Ernestine Wiedenbach

Biography and Career of Ernestine Wiedenbach

Ernestine Wiedenbach was born in 1900 in Hamburg, Germany, and her family moved to New York in 1909. She earned a Bachelor of Arts from Wellesley College in 1922 and her Registered Nurse’s license from the John Hopkins School of Nursing in 1925. She got her Masters of Arts from Teachers College, Columbia University in 1934. In 1946, Wiedenbach earned a certificate in nurse-midwifery from the Maternity Center Association School for Nurse-Midwives in New York, and taught there until 1951. In 1952, she joined the faculty of Yale University as an instructor in maternity nursing. She became an assistant professor of obstetric nursing in 1954. When the Yale School of Nursing established a master’s degree program, she became an associate professor and was the director of the major in maternal and newborn health nursing.

She published Family-Centered Maternity Nursing in 1958 and Communication: Key to Effective Nursing (128p) in 1982. Wiedenbach died in 1998.

Ernestine Wiedenbach’s Contribution to Nursing: The Helping Art of Clinical Nursing

Ernestine Wiedenbach developed the conceptual model of nursing called the Helping Art of Clinical Nursing, which was influenced by the works of Ida Orlando.

In her model of nursing, she explains that nursing is the practice of identification of a patient’s need for help through the observation of presenting behaviors and symptoms, exploration of the meaning of those symptoms with the patient, determining the cause of discomfort, and determining the patient’s ability to resolve the discomfort or if the patient has a need for help from the nurse or other health care professionals. The goal of nursing consists primarily of identifying a patient’s need for help.

The need for help is defined as “any measure desired by the patient that has the potential to restore or extend the ability to cope with various life situations that affect health and wellness.” Need-for-help must be based on the individual patient’s perception of his or her own situation.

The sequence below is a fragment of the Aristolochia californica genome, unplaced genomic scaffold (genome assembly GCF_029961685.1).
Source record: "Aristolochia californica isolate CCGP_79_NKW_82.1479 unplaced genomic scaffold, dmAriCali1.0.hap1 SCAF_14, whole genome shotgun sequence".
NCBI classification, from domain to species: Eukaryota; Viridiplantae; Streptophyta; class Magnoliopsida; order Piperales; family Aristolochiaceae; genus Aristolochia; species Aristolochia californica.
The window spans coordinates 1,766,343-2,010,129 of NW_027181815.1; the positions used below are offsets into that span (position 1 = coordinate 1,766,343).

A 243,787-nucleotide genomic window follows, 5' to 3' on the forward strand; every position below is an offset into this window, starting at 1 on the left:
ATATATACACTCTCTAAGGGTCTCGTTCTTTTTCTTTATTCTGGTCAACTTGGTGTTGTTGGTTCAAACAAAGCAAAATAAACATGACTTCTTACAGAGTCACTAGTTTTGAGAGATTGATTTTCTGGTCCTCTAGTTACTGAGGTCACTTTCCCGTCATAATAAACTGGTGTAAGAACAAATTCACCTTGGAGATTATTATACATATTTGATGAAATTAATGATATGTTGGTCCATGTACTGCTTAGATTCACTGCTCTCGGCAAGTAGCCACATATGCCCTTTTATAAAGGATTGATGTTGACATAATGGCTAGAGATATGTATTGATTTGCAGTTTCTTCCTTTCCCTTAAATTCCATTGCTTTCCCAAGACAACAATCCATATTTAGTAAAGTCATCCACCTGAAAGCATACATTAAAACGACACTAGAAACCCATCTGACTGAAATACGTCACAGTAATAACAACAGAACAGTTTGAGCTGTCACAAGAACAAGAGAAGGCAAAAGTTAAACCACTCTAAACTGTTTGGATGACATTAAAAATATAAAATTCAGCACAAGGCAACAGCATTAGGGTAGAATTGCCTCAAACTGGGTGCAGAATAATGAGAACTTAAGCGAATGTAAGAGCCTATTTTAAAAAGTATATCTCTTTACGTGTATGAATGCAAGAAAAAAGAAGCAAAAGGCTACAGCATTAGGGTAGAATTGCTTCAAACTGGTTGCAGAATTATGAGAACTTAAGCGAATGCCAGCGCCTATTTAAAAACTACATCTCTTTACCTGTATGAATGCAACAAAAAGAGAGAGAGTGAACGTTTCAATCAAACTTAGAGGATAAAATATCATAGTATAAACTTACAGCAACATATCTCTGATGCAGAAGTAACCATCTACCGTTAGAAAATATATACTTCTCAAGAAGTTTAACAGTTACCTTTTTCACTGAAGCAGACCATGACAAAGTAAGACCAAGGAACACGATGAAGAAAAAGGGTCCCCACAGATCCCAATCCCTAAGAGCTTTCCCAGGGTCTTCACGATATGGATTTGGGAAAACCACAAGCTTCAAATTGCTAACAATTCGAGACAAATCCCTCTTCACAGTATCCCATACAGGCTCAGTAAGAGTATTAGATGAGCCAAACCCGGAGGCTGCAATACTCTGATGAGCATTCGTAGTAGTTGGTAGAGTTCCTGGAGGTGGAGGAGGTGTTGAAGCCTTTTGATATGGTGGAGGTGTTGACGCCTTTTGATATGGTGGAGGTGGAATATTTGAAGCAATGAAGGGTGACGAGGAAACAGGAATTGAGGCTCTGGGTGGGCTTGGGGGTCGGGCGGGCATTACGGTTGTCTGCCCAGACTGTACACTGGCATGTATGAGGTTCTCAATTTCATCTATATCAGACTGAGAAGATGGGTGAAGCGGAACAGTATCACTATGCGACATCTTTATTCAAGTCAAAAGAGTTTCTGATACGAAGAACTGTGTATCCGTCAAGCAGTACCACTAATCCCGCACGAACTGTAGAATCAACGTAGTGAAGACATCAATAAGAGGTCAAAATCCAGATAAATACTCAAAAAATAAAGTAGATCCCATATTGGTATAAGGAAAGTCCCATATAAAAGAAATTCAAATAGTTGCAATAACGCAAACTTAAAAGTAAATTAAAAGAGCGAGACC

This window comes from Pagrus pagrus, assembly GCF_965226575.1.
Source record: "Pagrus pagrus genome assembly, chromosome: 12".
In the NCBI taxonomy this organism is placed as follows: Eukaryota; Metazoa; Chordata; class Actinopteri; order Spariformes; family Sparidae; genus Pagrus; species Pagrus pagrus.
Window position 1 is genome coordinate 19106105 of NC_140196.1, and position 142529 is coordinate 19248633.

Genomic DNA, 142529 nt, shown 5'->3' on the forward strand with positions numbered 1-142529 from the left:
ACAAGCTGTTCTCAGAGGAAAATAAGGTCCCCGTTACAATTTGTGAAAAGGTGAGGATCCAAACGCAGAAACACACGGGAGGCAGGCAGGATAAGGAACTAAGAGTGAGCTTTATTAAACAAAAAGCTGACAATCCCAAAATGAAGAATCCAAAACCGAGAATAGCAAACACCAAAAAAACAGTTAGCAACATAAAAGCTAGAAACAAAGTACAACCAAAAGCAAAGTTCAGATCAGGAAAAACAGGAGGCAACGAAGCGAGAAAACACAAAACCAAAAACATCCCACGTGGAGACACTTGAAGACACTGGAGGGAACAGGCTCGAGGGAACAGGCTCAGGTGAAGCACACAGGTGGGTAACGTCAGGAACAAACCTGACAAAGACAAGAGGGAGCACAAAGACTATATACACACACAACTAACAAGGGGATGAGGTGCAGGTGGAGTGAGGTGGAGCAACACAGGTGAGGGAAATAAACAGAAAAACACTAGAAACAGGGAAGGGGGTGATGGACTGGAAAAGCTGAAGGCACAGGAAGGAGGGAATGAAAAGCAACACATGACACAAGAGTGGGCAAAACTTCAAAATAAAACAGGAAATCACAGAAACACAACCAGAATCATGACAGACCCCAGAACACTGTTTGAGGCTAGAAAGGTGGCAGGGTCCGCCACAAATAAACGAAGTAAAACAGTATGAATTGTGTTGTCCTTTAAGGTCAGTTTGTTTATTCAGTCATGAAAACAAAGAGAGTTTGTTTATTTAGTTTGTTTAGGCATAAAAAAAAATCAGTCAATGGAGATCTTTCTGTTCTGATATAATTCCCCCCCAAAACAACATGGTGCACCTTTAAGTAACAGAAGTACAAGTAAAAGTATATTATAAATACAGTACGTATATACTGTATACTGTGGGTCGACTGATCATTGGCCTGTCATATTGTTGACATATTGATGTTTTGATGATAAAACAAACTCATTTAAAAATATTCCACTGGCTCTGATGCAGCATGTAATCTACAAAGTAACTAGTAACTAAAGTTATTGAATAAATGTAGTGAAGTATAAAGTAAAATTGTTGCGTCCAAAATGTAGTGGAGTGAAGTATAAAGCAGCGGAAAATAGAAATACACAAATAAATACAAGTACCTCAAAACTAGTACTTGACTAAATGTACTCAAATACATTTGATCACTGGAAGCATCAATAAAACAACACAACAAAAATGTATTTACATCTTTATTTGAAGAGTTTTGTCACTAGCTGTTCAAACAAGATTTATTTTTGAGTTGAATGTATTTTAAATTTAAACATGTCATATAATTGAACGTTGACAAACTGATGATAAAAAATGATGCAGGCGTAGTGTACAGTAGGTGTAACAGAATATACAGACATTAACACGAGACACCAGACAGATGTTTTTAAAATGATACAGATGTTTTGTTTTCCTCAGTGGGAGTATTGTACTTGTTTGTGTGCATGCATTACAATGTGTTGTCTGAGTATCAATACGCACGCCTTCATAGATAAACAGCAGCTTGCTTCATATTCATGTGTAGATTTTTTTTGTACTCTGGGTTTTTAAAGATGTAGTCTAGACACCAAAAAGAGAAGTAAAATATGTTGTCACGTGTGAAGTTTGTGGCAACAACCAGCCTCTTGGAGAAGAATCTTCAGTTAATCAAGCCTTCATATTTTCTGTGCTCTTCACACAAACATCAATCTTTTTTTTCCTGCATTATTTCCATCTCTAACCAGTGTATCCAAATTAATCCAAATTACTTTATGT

Wiedenbach’s theory identifies the patient as “any individual who is receiving help of some kind, be it care, instruction or advice from a member of the health profession or from a worker in the field of health.” A patient is any person who has entered the healthcare system and is receiving help, which means he or she does not need to be ill. A person receiving health-related education would qualify as a patient.

The theory identifies four main elements in clinical nursing: a philosophy, a purpose, a practice, and the art.

The nurse’s philosophy is his or her attitude and belief about life, and how that affects reality for him or her. The three essential components Wiedenbach associated with a nursing philosophy are reverence for life; respect for the dignity, worth, autonomy, and individuality of each human being; and the resolution to act on personally and professionally held beliefs.

The nurse’s purpose is that which the nurse wants to accomplish through her actions. It encompasses all of the activities directed toward the overall good of the patient.

The practice of nursing consists of the observable nursing actions affected by beliefs and feelings about meeting the patient’s need for help.

The art of nursing includes understanding the patient’s needs, developing goals and actions intended to enhance the patient’s ability, and directing the activities related to the medical plan to improve the patient’s condition. The nurse’s focus is also on the prevention of complications related to reoccurrence or the development of new concerns.

Nursing skills are carried out to achieve a specific patient-centered purpose rather than the completion of the skill itself being the end goal. Skills are made up of a variety of actions, and characterized by harmony of movement, precision, and effective use of self.

The theory explains that knowledge encompasses all that has been perceived and grasped by the human mind. It may be factual, speculative, or practical.

A nurse uses two types of judgment in dealing with patients: clinical and sound. Clinical judgment represents the nurse’s likeliness to make sound decisions, which are based on differentiating fact from assumption and relating them to cause and effect. Sound judgment is the result of disciplined functioning of mind and emotions, and improves with expanded knowledge and increased clarity of professional purpose.

Wiedenbach’s prescriptive theory is based on three factors:

  • The central purpose which the practitioner recognizes as essential to the particular discipline.
  • The prescription for the fulfillment of the central purpose.
  • The realities in the immediate situation that influence the central purpose.

For more detailed information: The Helpful Art of Clinical Nursing